By: John E. Stith
Genre: Hard Science Fiction
Publisher: ReAnimus Press
Publication date: 11.15.2016
Recommended by: Read 2 Review
Date read: 12.17.2016
In my lifetime of reading, there are very few times that I have ever DNF-ed a book. I'm always convinced that, if I put it down and come back to it later, I may enjoy the book more, and I actually have a folder on my Kindle for books that I need to come back and look at later on.
This book was almost put into that folder. More than once.
I found the first 32% of it to be very tedious. It wasn't the "hard science" that was the problem - I actually prefer that over just regular science fiction - but the fact that things about the ship were repeated over and over again, in different ways. It actually became quite annoying, reading an explanation again, wondering why the author kept deciding to explain this, as if his readers were complete idiots. (Hard science fiction readers tend to read a lot of hard science fiction books, and they shouldn't be treated like that.) Sometimes it is really hard for me to read a book without being an editor, and this was one of those times. The story itself needed so much cleaning up that it left me quite frustrated. On top of that, there were several times that the wrong word was used in the manuscript - and not just once, but several times with the same word.
There was an "underlying" story - a mystery, an adventure, some bad guys (ones you expected and ones you didn't), and two characters (Jason and Tara) - that kept me coming back to read more. Unfortunately, with all the focus on the Redshift, all of that gets sort of lost, at least for a time, and felt rather secondary, instead of being the main focus of the story. Having finished the book, I realize that what I thought was an "underlying" story was actually the main plot. Unfortunately, with the beginning of the story as it was, it took me until the end to realize all that.
The book really picks up once the ship gets close to Xanahalla. The adventure begins before that, and on the way you learn a lot about the two main characters, but once there, what you think you know changes, and I had a hard time putting the book down. There is a bit of romance, but not enough to take away from the story, and it actually drives the characters a little more than they may have been without that.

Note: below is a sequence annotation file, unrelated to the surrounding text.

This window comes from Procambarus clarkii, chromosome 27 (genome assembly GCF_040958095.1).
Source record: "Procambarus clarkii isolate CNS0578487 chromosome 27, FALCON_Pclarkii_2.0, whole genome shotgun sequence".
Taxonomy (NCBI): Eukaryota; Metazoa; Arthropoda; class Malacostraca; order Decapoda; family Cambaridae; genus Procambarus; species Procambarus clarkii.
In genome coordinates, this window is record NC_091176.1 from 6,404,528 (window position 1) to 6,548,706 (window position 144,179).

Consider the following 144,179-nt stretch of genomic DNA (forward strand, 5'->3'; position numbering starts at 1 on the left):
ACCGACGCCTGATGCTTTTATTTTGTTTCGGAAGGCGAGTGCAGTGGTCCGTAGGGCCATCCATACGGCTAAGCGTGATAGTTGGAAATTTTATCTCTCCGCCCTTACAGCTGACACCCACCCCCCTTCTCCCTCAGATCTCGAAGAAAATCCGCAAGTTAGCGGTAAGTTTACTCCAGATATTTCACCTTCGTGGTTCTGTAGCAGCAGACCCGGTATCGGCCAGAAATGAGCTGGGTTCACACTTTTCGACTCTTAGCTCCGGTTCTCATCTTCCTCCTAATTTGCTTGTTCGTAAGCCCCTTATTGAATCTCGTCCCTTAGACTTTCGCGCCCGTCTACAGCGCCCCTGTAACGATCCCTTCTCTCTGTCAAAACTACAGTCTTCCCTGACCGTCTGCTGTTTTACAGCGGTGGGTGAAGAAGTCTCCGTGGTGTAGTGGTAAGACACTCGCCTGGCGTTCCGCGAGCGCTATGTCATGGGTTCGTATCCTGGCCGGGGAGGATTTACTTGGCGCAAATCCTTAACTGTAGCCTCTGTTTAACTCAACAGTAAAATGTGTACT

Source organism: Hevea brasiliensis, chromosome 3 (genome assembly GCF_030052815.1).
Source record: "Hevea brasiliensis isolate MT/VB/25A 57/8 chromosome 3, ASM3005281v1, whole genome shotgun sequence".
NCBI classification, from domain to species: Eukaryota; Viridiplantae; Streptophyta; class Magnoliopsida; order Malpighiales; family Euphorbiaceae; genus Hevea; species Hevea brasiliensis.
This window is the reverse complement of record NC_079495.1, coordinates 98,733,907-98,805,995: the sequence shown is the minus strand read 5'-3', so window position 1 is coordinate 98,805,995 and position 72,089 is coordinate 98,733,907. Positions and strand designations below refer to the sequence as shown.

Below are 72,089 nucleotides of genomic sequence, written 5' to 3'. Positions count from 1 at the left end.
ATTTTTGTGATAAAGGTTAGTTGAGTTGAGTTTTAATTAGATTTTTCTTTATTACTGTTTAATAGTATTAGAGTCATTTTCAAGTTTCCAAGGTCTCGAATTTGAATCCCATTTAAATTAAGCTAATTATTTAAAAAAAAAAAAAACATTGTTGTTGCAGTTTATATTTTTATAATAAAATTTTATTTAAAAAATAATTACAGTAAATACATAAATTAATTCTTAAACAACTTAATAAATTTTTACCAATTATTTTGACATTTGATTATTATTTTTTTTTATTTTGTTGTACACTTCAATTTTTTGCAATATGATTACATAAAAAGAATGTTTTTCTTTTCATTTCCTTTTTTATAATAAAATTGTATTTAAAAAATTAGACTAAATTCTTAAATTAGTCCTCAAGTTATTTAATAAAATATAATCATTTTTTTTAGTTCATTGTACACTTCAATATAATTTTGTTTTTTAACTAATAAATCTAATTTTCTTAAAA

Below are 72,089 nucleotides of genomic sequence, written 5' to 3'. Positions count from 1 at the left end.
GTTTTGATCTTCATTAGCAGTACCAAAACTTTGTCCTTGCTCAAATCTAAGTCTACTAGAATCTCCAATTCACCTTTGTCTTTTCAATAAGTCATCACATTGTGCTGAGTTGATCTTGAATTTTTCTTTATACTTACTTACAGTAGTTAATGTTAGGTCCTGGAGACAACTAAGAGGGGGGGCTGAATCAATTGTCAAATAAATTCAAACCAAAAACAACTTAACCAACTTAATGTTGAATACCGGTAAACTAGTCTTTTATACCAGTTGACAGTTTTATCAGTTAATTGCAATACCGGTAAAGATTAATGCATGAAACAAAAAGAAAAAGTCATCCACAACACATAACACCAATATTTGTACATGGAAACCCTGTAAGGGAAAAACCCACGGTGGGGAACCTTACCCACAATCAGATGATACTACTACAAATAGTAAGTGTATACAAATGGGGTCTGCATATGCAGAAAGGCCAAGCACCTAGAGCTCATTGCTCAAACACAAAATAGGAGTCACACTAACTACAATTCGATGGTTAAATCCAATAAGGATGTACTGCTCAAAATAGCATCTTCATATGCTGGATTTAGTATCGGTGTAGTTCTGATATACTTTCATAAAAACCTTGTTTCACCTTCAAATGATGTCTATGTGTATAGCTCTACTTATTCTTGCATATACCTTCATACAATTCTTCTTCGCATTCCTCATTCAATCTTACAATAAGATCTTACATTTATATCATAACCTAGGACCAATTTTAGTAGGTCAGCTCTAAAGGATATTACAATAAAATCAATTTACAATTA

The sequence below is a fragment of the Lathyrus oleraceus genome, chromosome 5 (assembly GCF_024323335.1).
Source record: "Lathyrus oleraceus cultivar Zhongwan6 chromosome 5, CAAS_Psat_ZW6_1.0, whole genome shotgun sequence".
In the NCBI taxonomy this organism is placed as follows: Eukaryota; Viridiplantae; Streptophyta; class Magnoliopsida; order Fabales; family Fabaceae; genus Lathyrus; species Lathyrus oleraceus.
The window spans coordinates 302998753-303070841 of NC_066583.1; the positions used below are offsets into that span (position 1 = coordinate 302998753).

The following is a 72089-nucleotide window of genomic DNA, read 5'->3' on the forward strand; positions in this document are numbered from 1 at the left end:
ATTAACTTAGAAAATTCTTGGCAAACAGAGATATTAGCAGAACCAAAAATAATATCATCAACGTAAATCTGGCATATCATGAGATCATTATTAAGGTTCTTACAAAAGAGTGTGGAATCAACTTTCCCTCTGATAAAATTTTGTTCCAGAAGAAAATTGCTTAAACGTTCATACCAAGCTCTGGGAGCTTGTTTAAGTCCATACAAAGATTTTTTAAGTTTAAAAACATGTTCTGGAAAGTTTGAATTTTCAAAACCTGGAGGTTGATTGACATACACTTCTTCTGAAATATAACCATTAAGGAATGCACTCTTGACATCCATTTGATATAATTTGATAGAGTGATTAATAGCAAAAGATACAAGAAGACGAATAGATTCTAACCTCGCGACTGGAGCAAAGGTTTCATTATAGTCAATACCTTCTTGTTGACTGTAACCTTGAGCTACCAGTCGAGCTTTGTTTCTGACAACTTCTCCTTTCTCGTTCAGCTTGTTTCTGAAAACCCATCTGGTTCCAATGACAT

I enjoyed the ending. With all of that buildup, I'm glad that the end wasn't too easy... and that sometimes there's just a little bit more around the corner.
At the end of the book, the author includes a "Phenomena Aboard the Redshift" section, which I think would have benefited the reader a lot more had he put it at the beginning of the book, or at least included a page that let them know about this so, if they were curious about certain things, they would know it was there to find. It would have definitely taken away from all that tedious repetitiveness at the beginning.
The book has some good and bad moments, but I am glad that I fought through it to find out what happened.
About the book:
One man must stop starship hijackers from using an unusual starship to plunder a wealthy colony. Aboard the Redshift, light moves so slowly you can see its passages, and relativistic tricks are an integral part of shipboard life. Flip a light switch and see the room slowly fill with light. Run fast, and the view ahead shifts to blue, and you can create sonic booms. One component of the book is that slow-light thought experiment, a la Flatland by Edwin A. Abbott or Mr. Tomkins in Wonderland by George Gamow.
About the author:
Science-fiction author John E. Stith's works include Redshift Rendezvous, Manhattan Transfer, Reunion on Neverend, and Reckoning Infinity.